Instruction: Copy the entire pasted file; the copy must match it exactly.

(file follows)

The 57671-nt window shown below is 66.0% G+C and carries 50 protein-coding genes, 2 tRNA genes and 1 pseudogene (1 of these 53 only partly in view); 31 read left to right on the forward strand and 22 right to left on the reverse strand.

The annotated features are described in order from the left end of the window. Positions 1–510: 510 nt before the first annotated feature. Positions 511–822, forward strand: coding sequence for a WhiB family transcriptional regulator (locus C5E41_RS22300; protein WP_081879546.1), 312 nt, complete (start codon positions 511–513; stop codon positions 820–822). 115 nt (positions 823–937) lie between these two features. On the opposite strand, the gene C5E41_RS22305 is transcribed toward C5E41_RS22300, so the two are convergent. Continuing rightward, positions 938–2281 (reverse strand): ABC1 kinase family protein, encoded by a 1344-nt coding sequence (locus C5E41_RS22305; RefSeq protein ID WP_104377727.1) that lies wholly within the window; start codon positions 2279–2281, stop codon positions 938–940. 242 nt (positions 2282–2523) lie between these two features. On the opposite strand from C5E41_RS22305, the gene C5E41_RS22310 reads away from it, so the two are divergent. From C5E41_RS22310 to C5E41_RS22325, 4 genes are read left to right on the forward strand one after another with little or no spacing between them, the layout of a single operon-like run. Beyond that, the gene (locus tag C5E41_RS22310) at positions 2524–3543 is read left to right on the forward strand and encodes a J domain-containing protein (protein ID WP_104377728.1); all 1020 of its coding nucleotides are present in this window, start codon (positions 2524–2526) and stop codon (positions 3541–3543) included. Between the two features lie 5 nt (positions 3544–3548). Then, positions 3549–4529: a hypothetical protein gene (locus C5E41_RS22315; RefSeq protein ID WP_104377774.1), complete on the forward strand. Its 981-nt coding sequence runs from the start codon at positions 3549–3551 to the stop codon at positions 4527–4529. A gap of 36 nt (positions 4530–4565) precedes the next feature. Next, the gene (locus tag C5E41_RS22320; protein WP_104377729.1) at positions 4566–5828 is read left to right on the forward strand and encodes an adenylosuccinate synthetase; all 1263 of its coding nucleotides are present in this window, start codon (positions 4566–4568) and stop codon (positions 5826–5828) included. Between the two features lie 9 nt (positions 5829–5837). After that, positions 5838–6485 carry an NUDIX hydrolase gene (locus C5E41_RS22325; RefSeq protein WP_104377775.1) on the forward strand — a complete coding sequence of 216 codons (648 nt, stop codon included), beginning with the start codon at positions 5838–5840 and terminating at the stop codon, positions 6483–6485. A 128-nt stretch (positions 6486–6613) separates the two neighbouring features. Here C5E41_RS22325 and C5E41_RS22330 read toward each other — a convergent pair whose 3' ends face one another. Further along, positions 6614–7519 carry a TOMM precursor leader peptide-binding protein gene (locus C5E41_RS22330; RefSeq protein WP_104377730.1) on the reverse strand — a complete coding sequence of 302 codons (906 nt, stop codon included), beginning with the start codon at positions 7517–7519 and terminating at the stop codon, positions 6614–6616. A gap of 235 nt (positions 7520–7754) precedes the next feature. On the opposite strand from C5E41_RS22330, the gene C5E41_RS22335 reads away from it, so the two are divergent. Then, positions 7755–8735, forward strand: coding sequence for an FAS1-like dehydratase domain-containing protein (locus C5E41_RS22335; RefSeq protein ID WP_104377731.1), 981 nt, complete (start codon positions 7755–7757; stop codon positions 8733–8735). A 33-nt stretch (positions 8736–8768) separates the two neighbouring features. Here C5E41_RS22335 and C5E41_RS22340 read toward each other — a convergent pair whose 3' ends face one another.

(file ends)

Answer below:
The 57671-nt window shown below is 66.0% G+C and carries 50 protein-coding genes, 2 tRNA genes and 1 pseudogene (1 of these 53 only partly in view); 31 read left to right on the forward strand and 22 right to left on the reverse strand.

The annotated features are described in order from the left end of the window. Positions 1–510: 510 nt before the first annotated feature. Positions 511–822, forward strand: coding sequence for a WhiB family transcriptional regulator (locus C5E41_RS22300; protein WP_081879546.1), 312 nt, complete (start codon positions 511–513; stop codon positions 820–822). 115 nt (positions 823–937) lie between these two features. On the opposite strand, the gene C5E41_RS22305 is transcribed toward C5E41_RS22300, so the two are convergent. Continuing rightward, positions 938–2281 (reverse strand): ABC1 kinase family protein, encoded by a 1344-nt coding sequence (locus C5E41_RS22305; RefSeq protein ID WP_104377727.1) that lies wholly within the window; start codon positions 2279–2281, stop codon positions 938–940. 242 nt (positions 2282–2523) lie between these two features. On the opposite strand from C5E41_RS22305, the gene C5E41_RS22310 reads away from it, so the two are divergent. From C5E41_RS22310 to C5E41_RS22325, 4 genes are read left to right on the forward strand one after another with little or no spacing between them, the layout of a single operon-like run. Beyond that, the gene (locus tag C5E41_RS22310) at positions 2524–3543 is read left to right on the forward strand and encodes a J domain-containing protein (protein ID WP_104377728.1); all 1020 of its coding nucleotides are present in this window, start codon (positions 2524–2526) and stop codon (positions 3541–3543) included. Between the two features lie 5 nt (positions 3544–3548). Then, positions 3549–4529: a hypothetical protein gene (locus C5E41_RS22315; RefSeq protein ID WP_104377774.1), complete on the forward strand. Its 981-nt coding sequence runs from the start codon at positions 3549–3551 to the stop codon at positions 4527–4529. A gap of 36 nt (positions 4530–4565) precedes the next feature. Next, the gene (locus tag C5E41_RS22320; protein WP_104377729.1) at positions 4566–5828 is read left to right on the forward strand and encodes an adenylosuccinate synthetase; all 1263 of its coding nucleotides are present in this window, start codon (positions 4566–4568) and stop codon (positions 5826–5828) included. Between the two features lie 9 nt (positions 5829–5837). After that, positions 5838–6485 carry an NUDIX hydrolase gene (locus C5E41_RS22325; RefSeq protein WP_104377775.1) on the forward strand — a complete coding sequence of 216 codons (648 nt, stop codon included), beginning with the start codon at positions 5838–5840 and terminating at the stop codon, positions 6483–6485. A 128-nt stretch (positions 6486–6613) separates the two neighbouring features. Here C5E41_RS22325 and C5E41_RS22330 read toward each other — a convergent pair whose 3' ends face one another. Further along, positions 6614–7519 carry a TOMM precursor leader peptide-binding protein gene (locus C5E41_RS22330; RefSeq protein WP_104377730.1) on the reverse strand — a complete coding sequence of 302 codons (906 nt, stop codon included), beginning with the start codon at positions 7517–7519 and terminating at the stop codon, positions 6614–6616. A gap of 235 nt (positions 7520–7754) precedes the next feature. On the opposite strand from C5E41_RS22330, the gene C5E41_RS22335 reads away from it, so the two are divergent. Then, positions 7755–8735, forward strand: coding sequence for an FAS1-like dehydratase domain-containing protein (locus C5E41_RS22335; RefSeq protein ID WP_104377731.1), 981 nt, complete (start codon positions 7755–7757; stop codon positions 8733–8735). A 33-nt stretch (positions 8736–8768) separates the two neighbouring features. Here C5E41_RS22335 and C5E41_RS22340 read toward each other — a convergent pair whose 3' ends face one another.